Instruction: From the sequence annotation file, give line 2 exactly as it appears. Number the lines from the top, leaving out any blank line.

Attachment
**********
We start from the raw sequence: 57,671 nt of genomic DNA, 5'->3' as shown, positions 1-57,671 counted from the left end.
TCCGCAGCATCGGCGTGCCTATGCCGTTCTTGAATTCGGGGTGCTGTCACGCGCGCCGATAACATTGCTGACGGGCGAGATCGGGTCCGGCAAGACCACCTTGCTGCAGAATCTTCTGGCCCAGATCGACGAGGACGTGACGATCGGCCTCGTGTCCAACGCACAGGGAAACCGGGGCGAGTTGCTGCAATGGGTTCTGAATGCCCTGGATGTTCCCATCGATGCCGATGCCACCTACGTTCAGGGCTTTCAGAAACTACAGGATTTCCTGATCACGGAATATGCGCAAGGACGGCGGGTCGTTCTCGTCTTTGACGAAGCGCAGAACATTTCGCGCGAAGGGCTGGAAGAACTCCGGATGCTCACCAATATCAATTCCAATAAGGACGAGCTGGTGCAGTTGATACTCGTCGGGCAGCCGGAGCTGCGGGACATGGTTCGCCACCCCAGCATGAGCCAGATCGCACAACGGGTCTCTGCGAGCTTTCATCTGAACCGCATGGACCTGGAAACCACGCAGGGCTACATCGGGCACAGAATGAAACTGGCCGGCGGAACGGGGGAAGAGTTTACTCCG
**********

TCCGCAGCATCGGCGTGCCTATGCCGTTCTTGAATTCGGGGTGCTGTCACGCGCGCCGATAACATTGCTGACGGGCGAGATCGGGTCCGGCAAGACCACCTTGCTGCAGAATCTTCTGGCCCAGATCGACGAGGACGTGACGATCGGCCTCGTGTCCAACGCACAGGGAAACCGGGGCGAGTTGCTGCAATGGGTTCTGAATGCCCTGGATGTTCCCATCGATGCCGATGCCACCTACGTTCAGGGCTTTCAGAAACTACAGGATTTCCTGATCACGGAATATGCGCAAGGACGGCGGGTCGTTCTCGTCTTTGACGAAGCGCAGAACATTTCGCGCGAAGGGCTGGAAGAACTCCGGATGCTCACCAATATCAATTCCAATAAGGACGAGCTGGTGCAGTTGATACTCGTCGGGCAGCCGGAGCTGCGGGACATGGTTCGCCACCCCAGCATGAGCCAGATCGCACAACGGGTCTCTGCGAGCTTTCATCTGAACCGCATGGACCTGGAAACCACGCAGGGCTACATCGGGCACAGAATGAAACTGGCCGGCGGAACGGGGGAAGAGTTTACTCCG